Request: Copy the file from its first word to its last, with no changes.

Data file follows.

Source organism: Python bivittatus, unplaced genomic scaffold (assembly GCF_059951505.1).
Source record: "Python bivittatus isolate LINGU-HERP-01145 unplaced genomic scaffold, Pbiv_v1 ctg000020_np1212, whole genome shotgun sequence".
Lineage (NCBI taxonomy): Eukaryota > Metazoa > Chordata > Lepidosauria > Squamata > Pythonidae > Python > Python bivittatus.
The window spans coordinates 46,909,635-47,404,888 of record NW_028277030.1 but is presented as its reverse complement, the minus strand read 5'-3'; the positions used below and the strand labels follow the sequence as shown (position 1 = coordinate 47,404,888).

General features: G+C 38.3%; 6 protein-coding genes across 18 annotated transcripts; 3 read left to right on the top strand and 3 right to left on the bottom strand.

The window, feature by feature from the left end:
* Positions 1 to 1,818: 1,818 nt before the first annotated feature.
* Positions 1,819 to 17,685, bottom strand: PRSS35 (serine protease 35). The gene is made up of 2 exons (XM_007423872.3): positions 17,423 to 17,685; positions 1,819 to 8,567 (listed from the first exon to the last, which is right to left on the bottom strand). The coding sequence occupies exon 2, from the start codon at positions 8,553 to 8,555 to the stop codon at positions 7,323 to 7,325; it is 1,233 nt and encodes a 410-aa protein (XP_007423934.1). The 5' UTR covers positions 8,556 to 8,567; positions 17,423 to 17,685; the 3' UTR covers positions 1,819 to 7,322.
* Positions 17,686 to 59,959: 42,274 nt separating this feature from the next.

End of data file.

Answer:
Source organism: Python bivittatus, unplaced genomic scaffold (assembly GCF_059951505.1).
Source record: "Python bivittatus isolate LINGU-HERP-01145 unplaced genomic scaffold, Pbiv_v1 ctg000020_np1212, whole genome shotgun sequence".
Lineage (NCBI taxonomy): Eukaryota > Metazoa > Chordata > Lepidosauria > Squamata > Pythonidae > Python > Python bivittatus.
The window spans coordinates 46,909,635-47,404,888 of record NW_028277030.1 but is presented as its reverse complement, the minus strand read 5'-3'; the positions used below and the strand labels follow the sequence as shown (position 1 = coordinate 47,404,888).

General features: G+C 38.3%; 6 protein-coding genes across 18 annotated transcripts; 3 read left to right on the top strand and 3 right to left on the bottom strand.

The window, feature by feature from the left end:
* Positions 1 to 1,818: 1,818 nt before the first annotated feature.
* Positions 1,819 to 17,685, bottom strand: PRSS35 (serine protease 35). The gene is made up of 2 exons (XM_007423872.3): positions 17,423 to 17,685; positions 1,819 to 8,567 (listed from the first exon to the last, which is right to left on the bottom strand). The coding sequence occupies exon 2, from the start codon at positions 8,553 to 8,555 to the stop codon at positions 7,323 to 7,325; it is 1,233 nt and encodes a 410-aa protein (XP_007423934.1). The 5' UTR covers positions 8,556 to 8,567; positions 17,423 to 17,685; the 3' UTR covers positions 1,819 to 7,322.
* Positions 17,686 to 59,959: 42,274 nt separating this feature from the next.